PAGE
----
Austin-based speaker and strategist Holiday (Conspiracy: Peter Thiel, Hulk Hogan, Gawker, and the Anatomy of Intrigue, 2018, etc.) believes in downshifting one’s life and activities in order to fully grasp the wonder of stillness. He bolsters this theory with a wide array of perspectives—some based on ancient wisdom (one of the author’s specialties), others more modern—all with the intent to direct readers toward the essential importance of stillness and its “attainable path to enlightenment and excellence, greatness and happiness, performance as well as presence.” Readers will be encouraged by Holiday’s insistence that his methods are within anyone’s grasp. He acknowledges that this rare and coveted calm is already inside each of us, but it’s been worn down by the hustle of busy lives and distractions. Recognizing that this goal requires immense personal discipline, the author draws on the representational histories of John F. Kennedy, Buddha, Tiger Woods, Fred Rogers, Leonardo da Vinci, and many other creative thinkers and scholarly, scientific texts. These examples demonstrate how others have evolved past the noise of modern life and into the solitude of productive thought and cleansing tranquility. Holiday splits his accessible, empowering, and sporadically meandering narrative into a three-part “timeless trinity of mind, body, soul—the head, the heart, the human body.” He juxtaposes Stoic philosopher Seneca’s internal reflection and wisdom against Donald Trump’s egocentric existence, with much of his time spent “in his bathrobe, ranting about the news.” Holiday stresses that while contemporary life is filled with a dizzying variety of “competing priorities and beliefs,” the frenzy can be quelled and serenity maintained through a deliberative calming of the mind and body. The author shows how “stillness is what aims the arrow,” fostering focus, internal harmony, and the kind of holistic self-examination necessary for optimal contentment and mind-body centeredness. Throughout the narrative, he promotes that concept mindfully and convincingly.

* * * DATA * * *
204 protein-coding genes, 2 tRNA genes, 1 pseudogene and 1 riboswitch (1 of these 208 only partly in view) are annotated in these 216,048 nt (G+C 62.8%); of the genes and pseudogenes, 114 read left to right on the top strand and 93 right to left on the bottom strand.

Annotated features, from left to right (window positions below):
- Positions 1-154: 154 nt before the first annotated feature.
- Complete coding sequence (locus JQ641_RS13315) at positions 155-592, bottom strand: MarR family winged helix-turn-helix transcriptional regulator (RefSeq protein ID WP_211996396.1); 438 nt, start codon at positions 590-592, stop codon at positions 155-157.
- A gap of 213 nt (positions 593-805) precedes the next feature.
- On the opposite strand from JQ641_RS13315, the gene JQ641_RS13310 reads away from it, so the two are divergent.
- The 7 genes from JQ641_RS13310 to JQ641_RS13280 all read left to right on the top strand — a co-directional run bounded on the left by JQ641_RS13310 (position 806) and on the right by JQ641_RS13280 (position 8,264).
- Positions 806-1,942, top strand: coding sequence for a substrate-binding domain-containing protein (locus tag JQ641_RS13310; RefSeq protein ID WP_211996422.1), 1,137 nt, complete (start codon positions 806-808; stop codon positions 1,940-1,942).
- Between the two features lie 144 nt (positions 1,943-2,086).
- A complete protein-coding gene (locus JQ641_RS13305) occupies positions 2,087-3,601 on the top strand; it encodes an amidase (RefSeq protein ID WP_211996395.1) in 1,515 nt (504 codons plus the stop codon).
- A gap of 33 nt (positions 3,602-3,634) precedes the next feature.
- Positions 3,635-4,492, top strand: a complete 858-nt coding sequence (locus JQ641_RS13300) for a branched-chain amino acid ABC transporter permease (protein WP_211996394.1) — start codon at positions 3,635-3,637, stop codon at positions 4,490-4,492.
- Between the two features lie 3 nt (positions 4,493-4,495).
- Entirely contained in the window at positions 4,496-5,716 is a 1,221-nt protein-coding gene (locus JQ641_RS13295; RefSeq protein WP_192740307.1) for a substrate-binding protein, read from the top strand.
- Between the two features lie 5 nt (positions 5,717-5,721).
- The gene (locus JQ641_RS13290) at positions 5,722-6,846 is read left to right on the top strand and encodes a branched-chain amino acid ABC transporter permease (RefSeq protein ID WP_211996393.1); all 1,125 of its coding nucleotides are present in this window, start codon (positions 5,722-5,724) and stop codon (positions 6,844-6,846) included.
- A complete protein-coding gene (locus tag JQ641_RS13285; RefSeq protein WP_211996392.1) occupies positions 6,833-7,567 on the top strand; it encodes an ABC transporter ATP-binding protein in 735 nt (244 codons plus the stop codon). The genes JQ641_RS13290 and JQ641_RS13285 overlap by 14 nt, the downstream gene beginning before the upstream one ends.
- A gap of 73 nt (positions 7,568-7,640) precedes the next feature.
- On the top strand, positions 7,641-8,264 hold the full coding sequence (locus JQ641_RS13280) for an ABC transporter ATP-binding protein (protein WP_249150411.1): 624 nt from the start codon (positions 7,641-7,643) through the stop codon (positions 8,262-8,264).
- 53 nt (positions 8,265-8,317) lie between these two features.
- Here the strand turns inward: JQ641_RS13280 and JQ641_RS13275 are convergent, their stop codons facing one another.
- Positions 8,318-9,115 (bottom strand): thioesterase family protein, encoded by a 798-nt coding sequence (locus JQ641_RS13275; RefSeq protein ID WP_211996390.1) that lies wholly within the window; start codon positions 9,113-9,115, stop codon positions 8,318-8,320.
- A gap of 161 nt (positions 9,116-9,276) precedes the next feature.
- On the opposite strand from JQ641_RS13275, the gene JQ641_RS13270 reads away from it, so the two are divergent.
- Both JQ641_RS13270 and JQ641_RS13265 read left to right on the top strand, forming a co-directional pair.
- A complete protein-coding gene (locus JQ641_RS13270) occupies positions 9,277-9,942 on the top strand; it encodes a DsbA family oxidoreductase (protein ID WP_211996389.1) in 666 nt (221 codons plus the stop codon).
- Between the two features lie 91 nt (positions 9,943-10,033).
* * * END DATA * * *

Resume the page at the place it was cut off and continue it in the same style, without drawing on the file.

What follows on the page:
A timely, vividly realized reminder to slow down and harness the restorative wonders of serenity.

Pub Date: Oct. 1, 2019

ISBN: 978-0-525-53858-5

Page Count: 288

Publisher: Portfolio

Review Posted Online: July 21, 2019

Kirkus Reviews Issue: Aug. 15, 2019

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Striking research showing the immense complexity of ordinary thought and revealing the identities of the gatekeepers in our...

THINKING, FAST AND SLOW

A psychologist and Nobel Prize winner summarizes and synthesizes the recent decades of research on intuition and systematic thinking.

The author of several scholarly texts, Kahneman (Emeritus Psychology and Public Affairs/Princeton Univ.) now offers general readers not just the findings of psychological research but also a better understanding of how research questions arise and how scholars systematically frame and answer them. He begins with the distinction between System 1 and System 2 mental operations, the former referring to quick, automatic thought, the latter to more effortful, overt thinking. We rely heavily, writes, on System 1, resorting to the higher-energy System 2 only when we need or want to. Kahneman continually refers to System 2 as “lazy”: We don’t want to think rigorously about something. The author then explores the nuances of our two-system minds, showing how they perform in various situations. Psychological experiments have repeatedly revealed that our intuitions are generally wrong, that our assessments are based on biases and that our System 1 hates doubt and despises ambiguity. Kahneman largely avoids jargon; when he does use some (“heuristics,” for example), he argues that such terms really ought to join our everyday vocabulary. He reviews many fundamental concepts in psychology and statistics (regression to the mean, the narrative fallacy, the optimistic bias), showing how they relate to his overall concerns about how we think and why we make the decisions that we do. Some of the later chapters (dealing with risk-taking and statistics and probabilities) are denser than others (some readers may resent such demands on System 2!), but the passages that deal with the economic and political implications of the research are gripping.

Striking research showing the immense complexity of ordinary thought and revealing the identities of the gatekeepers in our minds.

Pub Date: Nov. 1, 2011

ISBN: 978-0-374-27563-1

Page Count: 512

Publisher: Farrar, Straus and Giroux

Review Posted Online: Sept. 4, 2011

Kirkus Reviews Issue: Sept. 15, 2011